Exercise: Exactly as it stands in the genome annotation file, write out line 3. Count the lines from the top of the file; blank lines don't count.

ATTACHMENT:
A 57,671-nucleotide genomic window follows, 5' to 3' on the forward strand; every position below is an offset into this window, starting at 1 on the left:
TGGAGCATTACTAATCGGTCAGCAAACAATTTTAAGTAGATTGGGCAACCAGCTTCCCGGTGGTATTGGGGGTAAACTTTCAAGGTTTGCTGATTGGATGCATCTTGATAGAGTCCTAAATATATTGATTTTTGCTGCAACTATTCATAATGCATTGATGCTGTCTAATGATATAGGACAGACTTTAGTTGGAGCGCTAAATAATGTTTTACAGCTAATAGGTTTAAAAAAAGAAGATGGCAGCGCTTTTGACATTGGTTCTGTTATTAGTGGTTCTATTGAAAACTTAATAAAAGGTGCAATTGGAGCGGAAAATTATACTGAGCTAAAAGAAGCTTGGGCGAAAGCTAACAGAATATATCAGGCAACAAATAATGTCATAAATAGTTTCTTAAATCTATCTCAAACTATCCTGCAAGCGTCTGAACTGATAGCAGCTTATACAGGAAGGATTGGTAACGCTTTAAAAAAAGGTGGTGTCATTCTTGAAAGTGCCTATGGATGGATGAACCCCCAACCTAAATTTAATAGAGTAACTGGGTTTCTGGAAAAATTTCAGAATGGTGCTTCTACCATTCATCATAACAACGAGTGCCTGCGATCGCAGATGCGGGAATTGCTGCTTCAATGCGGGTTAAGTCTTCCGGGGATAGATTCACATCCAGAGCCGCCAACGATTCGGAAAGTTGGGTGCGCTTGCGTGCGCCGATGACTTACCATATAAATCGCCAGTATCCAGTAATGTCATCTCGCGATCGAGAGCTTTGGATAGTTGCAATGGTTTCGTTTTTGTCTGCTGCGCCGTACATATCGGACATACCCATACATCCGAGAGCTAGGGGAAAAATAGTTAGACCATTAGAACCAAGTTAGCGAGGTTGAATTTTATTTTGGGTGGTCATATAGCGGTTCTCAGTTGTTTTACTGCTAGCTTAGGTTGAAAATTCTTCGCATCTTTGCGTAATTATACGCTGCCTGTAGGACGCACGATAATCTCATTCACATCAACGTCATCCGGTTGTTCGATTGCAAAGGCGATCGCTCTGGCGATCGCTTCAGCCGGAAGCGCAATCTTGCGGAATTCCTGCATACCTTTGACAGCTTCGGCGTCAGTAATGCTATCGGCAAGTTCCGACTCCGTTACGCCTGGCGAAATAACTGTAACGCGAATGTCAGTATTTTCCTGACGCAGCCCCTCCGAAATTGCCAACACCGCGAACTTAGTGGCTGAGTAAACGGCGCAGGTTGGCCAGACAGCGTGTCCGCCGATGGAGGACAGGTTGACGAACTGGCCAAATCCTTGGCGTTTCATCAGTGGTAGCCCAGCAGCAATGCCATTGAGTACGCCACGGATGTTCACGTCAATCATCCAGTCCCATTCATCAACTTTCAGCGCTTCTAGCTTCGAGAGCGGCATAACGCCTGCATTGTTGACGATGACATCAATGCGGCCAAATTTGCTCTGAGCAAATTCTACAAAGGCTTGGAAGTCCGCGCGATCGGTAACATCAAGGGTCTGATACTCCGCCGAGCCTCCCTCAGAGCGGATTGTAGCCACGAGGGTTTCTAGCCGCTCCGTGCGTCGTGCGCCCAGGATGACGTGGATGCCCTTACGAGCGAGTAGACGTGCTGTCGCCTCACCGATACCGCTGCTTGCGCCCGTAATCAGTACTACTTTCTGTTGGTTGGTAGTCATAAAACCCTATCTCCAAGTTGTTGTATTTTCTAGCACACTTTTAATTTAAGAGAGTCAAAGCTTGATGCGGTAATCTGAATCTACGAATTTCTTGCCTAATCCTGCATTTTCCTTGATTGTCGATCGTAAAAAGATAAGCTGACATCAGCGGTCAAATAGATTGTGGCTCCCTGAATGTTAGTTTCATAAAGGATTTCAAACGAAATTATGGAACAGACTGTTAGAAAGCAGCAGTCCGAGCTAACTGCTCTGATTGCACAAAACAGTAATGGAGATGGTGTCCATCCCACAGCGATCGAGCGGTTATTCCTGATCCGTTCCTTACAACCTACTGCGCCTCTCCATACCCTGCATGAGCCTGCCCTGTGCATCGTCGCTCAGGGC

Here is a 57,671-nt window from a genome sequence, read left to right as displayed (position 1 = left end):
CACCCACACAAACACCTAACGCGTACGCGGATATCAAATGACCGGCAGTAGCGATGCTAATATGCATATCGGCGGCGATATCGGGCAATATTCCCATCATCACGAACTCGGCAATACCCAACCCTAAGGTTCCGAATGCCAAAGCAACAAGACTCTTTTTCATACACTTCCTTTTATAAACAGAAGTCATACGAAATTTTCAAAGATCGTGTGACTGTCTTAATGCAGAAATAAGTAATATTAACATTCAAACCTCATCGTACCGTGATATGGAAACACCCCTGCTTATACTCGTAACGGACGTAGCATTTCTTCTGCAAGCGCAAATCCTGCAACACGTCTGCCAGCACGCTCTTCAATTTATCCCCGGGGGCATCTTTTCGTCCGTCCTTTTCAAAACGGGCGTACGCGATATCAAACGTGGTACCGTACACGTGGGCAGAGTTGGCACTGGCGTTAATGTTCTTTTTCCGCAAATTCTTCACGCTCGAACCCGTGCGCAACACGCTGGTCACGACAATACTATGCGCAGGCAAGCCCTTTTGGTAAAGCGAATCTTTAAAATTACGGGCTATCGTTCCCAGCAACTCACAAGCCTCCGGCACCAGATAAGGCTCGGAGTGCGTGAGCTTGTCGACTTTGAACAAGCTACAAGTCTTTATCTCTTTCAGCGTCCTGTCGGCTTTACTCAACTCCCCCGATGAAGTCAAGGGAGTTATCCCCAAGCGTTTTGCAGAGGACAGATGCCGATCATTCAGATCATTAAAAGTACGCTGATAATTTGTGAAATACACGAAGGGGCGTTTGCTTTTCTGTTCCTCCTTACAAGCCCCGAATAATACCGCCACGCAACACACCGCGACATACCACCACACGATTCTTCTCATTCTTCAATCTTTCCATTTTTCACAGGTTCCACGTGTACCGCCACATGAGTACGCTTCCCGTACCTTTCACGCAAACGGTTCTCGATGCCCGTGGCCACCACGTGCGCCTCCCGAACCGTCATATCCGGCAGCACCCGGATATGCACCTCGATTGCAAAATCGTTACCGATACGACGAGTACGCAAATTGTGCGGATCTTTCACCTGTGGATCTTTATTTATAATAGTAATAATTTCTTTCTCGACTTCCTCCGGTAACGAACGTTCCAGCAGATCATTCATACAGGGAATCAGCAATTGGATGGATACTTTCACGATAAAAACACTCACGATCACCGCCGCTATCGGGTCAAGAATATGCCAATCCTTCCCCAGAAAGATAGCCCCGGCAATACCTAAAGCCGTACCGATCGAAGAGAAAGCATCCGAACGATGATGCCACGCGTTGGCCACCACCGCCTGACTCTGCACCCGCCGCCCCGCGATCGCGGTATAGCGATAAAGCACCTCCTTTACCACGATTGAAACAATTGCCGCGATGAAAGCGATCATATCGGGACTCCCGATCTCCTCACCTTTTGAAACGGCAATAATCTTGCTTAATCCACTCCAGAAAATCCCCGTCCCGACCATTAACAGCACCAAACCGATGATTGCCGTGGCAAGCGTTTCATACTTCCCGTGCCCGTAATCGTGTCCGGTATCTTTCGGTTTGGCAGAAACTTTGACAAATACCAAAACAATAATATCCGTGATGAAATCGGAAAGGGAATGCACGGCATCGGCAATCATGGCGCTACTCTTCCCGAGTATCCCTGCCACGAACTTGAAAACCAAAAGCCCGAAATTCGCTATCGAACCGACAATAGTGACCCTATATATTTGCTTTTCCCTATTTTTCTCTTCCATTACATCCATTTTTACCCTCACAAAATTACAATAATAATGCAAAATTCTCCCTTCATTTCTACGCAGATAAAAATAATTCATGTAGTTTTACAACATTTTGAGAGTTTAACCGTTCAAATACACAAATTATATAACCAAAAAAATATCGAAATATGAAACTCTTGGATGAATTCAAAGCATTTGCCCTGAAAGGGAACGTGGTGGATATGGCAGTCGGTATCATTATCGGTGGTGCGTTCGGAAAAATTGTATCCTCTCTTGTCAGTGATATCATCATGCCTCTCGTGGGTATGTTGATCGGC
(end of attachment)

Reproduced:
Here is a 57,671-nt window from a genome sequence, read left to right as displayed (position 1 = left end):